Filmmaker Stanley Farmer (Charlie Floyd) puts a casting ad online for a “reality-style horror film,” where he offers $1,000 to those who are brave enough to spend a night in his basement. As the casting auditions get underway, Stanley expresses that he wants to evoke true fear, and only cast those who can give a truly honest performance. He then lures them into the basement and, you know, tortures them or worse, which is about as “reality-style” as you can get with horror.
Roger Sewhcomar’s Do You Like My Basement? is a meta-horror delight that seizes upon a sentiment that even I’ve expressed before: in the entertainment industry, people make decisions that would end up in their demise had they been in a horror film. I have numerous examples in my personal life, from letting a complete stranger with a suitcase full of ropes and chains crash at my condo at Sundance to hopping into a bus to drive out to the middle of nowhere to stare at Elvis memorabilia in a guy’s house (ahem, Graceland Too). And every one of my horribly poor horror film decisions is rationalized with, “they’re a filmmaker” or “I’m at a film festival.” Worst part is, usually at the same time, I think, “This is how horror movies start…” or “If this were a horror film, I’d be f****d.” And yet I do it anyway!
So I found particular joy in watching the characters in this film, whether they be the actors dropping by for auditions or the other strangers who get caught up in the story in some way or another, get charmed by a guy simply expressing that he’s a filmmaker, and all the strange things they’re seeing or hearing is part of a film. Some may be hesitant, but mostly they’re intrigued as the thought of fame and fortune cloud their better judgement. You could watch this and say, “are these people nuts; no one acts that way, ever…” but I can assure you, I see it all the time!
Which is what makes this film that much scarier, because even the idea of a filmmaker wanting to make an artistic statement about horror and really pushing the envelope to murder and torture wouldn’t be all that surprising to me nowadays. People justify a lot of insanity by saying they’re doing it for “art,” so a snuff film full of willing participants suddenly showing up on the fest circuit sometimes seems less like an absurd notion and more like an inevitability. I hope I’m wrong.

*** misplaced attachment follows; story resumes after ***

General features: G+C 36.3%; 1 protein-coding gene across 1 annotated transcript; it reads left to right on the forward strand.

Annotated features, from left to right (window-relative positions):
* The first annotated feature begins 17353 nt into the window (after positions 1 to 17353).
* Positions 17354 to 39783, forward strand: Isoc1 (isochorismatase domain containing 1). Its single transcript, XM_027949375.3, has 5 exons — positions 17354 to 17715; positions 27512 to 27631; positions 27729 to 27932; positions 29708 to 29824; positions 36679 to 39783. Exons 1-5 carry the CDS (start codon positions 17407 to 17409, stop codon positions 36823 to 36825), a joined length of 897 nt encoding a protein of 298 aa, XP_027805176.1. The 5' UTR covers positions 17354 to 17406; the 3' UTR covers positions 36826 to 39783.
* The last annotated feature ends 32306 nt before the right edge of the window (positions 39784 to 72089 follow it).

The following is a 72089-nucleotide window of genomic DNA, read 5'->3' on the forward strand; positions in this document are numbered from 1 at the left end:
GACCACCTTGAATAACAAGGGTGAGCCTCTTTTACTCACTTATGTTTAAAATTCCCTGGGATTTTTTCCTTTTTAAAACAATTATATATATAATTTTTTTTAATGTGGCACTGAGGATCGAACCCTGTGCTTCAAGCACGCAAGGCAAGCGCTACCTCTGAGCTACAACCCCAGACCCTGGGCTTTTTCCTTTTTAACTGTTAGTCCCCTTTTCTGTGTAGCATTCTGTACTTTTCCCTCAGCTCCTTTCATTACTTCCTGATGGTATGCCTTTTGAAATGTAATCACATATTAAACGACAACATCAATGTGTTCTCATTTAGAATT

The premise of the film, that the footage you’re watching is either coming directly from the filmmaker’s handheld video camera or from the hidden cameras throughout the apartment and basement, pretty much dictates the visual quality. Which is to say that it is very lo-fi and dirty, but strangely enough not overwhelmingly so. There are just a few moments that get so visually bothersome as to take you out of it but, for the most part, the aesthetic does its job.
The acting in the film can be pretty hit-or-miss too, though maybe that’s the point (after all, these characters are answering an online ad where the premise of the “reality-style horror film” they’re to be in is spelled out, and they still showed up). Still, there was really only one sequence that truly bothered me on the acting front, and that was poor tortured Raul on a bed in the basement. His screaming and freaking out was not the problem, but this sequence goes on for a while (as other characters come in and out of the scene), and one second he’ll be screaming in agony and then the next second he’ll be quiet and react when someone enters the room as if he’s been awakened from a nap. Basically, even when I tried to rationalize it away as “he passed out from the pain” or something, it still didn’t work with the frequency with which he goes from screams to silence to screams over the course of the sequence.
Overall, I liked Do You Like My Basement? and found myself more than a little frightened by the entire idea behind it. While this film may be fictional, it wouldn’t surprise me if somewhere out there someone was working on a similar premise, but for real. Likewise, it wouldn’t surprise me if the victims walked into the trap willingly. Something about the entertainment industry just makes folks open to making bad decisions under the guise of art. Then again, when those seemingly bad decisions do pay off, the reward in the face of the risk is that much sweeter… or so I keep telling myself…
This film was submitted for review through our Submission for Review system. If you have a film you’d like us to see, and we aren’t already looking into it on our own, you too can utilize this service.